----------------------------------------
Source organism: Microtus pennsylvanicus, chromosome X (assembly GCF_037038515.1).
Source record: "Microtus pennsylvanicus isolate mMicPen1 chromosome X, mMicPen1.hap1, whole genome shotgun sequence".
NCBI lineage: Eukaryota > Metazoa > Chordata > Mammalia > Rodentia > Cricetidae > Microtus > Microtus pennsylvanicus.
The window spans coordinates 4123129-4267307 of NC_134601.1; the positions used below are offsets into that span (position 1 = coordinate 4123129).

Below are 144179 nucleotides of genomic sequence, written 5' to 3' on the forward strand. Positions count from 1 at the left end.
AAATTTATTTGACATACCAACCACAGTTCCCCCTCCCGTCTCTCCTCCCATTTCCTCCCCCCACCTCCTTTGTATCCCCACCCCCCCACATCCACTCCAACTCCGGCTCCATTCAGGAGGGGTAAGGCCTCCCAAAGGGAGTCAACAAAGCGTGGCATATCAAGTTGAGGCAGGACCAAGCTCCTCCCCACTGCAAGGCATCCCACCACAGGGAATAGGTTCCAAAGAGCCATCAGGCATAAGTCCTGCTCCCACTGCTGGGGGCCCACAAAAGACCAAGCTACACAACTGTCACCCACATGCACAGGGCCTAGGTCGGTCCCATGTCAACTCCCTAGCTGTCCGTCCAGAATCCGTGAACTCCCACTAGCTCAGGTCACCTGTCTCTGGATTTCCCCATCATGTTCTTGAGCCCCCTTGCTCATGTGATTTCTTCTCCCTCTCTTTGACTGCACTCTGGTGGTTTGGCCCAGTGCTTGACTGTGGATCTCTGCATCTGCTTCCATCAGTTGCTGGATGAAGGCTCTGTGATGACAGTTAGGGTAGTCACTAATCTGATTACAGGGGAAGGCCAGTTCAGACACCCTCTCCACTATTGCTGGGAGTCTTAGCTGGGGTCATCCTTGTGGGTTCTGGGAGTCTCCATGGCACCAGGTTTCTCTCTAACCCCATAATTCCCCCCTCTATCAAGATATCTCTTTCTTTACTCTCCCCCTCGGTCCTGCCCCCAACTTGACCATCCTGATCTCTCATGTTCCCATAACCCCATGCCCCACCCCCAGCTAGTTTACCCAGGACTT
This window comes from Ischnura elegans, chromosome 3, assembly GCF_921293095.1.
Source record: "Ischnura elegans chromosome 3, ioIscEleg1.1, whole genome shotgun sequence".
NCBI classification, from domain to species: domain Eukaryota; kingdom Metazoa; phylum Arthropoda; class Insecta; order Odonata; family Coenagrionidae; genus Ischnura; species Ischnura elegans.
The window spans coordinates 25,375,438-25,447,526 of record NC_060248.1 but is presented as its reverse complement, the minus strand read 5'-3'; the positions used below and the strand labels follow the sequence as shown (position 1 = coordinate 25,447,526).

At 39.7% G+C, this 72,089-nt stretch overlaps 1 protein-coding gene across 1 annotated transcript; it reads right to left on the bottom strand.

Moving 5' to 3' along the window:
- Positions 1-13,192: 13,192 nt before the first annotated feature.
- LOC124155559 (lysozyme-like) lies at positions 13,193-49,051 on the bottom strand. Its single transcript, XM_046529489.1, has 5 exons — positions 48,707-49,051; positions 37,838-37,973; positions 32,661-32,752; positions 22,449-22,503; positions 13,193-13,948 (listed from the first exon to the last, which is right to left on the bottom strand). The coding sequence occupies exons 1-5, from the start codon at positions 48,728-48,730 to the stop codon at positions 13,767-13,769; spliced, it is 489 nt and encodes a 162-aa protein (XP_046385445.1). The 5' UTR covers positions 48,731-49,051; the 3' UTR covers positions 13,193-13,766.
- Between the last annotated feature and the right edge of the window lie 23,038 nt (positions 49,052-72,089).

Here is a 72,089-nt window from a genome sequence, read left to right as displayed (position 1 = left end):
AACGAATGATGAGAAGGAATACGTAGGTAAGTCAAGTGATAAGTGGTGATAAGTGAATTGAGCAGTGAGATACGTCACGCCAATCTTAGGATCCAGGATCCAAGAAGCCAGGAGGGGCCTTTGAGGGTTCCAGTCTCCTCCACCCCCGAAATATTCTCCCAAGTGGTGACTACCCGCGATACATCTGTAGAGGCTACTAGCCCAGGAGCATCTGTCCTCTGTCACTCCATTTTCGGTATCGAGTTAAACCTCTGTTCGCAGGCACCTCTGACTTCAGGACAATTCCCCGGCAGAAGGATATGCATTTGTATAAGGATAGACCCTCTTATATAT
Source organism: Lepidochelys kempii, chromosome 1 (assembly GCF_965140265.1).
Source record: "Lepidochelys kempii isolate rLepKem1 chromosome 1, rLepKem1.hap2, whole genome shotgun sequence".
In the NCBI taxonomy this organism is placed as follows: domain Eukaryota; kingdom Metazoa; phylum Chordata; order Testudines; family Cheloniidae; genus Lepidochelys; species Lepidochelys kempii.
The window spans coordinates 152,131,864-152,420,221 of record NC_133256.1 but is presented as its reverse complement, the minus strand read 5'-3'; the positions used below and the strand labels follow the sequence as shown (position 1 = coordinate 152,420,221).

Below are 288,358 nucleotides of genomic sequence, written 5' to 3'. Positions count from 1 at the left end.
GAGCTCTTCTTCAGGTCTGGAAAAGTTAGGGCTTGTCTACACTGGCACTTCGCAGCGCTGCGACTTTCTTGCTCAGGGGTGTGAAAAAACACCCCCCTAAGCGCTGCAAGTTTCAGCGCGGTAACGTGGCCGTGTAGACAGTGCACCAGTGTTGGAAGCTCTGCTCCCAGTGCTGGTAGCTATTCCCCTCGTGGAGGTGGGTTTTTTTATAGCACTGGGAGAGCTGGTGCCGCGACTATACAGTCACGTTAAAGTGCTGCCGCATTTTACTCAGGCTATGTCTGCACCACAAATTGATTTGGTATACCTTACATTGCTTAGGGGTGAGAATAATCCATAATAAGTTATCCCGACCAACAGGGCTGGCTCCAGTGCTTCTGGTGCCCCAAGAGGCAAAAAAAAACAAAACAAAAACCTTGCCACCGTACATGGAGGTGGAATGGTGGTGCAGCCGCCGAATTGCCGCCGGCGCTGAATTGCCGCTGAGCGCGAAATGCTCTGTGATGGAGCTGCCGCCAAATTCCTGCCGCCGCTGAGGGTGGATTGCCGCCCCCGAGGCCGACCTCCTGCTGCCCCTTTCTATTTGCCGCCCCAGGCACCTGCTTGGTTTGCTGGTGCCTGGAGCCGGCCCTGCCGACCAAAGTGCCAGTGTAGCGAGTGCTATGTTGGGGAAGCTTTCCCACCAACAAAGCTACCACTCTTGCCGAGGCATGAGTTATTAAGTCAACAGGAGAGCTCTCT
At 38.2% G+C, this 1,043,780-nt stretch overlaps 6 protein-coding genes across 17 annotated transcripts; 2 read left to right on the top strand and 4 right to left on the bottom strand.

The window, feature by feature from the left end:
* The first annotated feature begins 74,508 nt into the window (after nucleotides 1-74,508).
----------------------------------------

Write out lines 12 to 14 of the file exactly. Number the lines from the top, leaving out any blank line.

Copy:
Moving 5' to 3' along the window:
- Positions 1-13,192: 13,192 nt before the first annotated feature.
- LOC124155559 (lysozyme-like) lies at positions 13,193-49,051 on the bottom strand. Its single transcript, XM_046529489.1, has 5 exons — positions 48,707-49,051; positions 37,838-37,973; positions 32,661-32,752; positions 22,449-22,503; positions 13,193-13,948 (listed from the first exon to the last, which is right to left on the bottom strand). The coding sequence occupies exons 1-5, from the start codon at positions 48,728-48,730 to the stop codon at positions 13,767-13,769; spliced, it is 489 nt and encodes a 162-aa protein (XP_046385445.1). The 5' UTR covers positions 48,731-49,051; the 3' UTR covers positions 13,193-13,766.